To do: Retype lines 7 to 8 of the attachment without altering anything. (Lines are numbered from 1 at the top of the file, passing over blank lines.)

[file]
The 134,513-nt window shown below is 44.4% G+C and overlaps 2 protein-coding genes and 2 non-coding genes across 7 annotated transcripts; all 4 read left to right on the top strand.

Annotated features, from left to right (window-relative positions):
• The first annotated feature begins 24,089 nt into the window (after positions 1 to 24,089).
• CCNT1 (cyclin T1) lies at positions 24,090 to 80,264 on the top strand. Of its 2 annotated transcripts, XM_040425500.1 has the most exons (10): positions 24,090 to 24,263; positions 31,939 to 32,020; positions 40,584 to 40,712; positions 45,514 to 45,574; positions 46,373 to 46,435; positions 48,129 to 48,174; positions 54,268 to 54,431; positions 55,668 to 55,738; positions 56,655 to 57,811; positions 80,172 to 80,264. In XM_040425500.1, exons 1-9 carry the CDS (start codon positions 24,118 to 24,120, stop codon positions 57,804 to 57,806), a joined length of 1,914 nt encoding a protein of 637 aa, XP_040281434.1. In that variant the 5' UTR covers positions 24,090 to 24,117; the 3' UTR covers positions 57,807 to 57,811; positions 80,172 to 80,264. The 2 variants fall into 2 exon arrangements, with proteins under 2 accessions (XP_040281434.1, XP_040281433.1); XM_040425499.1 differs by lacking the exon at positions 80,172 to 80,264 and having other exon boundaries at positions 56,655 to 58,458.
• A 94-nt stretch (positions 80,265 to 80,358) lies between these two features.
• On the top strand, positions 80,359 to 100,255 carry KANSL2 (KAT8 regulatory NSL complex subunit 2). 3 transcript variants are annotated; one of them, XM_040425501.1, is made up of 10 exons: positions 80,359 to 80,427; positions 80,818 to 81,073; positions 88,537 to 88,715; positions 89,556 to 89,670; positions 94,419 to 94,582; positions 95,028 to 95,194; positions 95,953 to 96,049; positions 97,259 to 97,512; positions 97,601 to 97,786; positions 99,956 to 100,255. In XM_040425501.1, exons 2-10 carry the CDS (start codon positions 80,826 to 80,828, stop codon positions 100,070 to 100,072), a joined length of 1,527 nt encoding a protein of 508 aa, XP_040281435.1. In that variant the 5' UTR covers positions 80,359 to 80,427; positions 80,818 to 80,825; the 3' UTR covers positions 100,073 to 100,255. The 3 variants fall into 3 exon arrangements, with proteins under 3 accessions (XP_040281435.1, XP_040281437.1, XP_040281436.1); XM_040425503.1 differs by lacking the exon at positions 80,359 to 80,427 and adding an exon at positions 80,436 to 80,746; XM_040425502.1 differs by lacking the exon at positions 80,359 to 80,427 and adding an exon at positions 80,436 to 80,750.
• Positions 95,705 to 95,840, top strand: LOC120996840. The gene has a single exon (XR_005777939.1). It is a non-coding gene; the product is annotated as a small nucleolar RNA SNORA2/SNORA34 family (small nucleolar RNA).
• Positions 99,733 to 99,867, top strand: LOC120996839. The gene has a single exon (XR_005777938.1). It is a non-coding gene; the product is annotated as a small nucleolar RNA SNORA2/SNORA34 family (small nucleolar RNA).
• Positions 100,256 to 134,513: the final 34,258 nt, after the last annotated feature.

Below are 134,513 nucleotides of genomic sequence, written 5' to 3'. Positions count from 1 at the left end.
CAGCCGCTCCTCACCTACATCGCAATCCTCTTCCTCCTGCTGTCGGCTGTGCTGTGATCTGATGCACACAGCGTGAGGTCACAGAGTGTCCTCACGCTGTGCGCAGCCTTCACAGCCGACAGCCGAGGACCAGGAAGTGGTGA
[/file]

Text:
• Positions 95,705 to 95,840, top strand: LOC120996840. The gene has a single exon (XR_005777939.1). It is a non-coding gene; the product is annotated as a small nucleolar RNA SNORA2/SNORA34 family (small nucleolar RNA).
• Positions 99,733 to 99,867, top strand: LOC120996839. The gene has a single exon (XR_005777938.1). It is a non-coding gene; the product is annotated as a small nucleolar RNA SNORA2/SNORA34 family (small nucleolar RNA).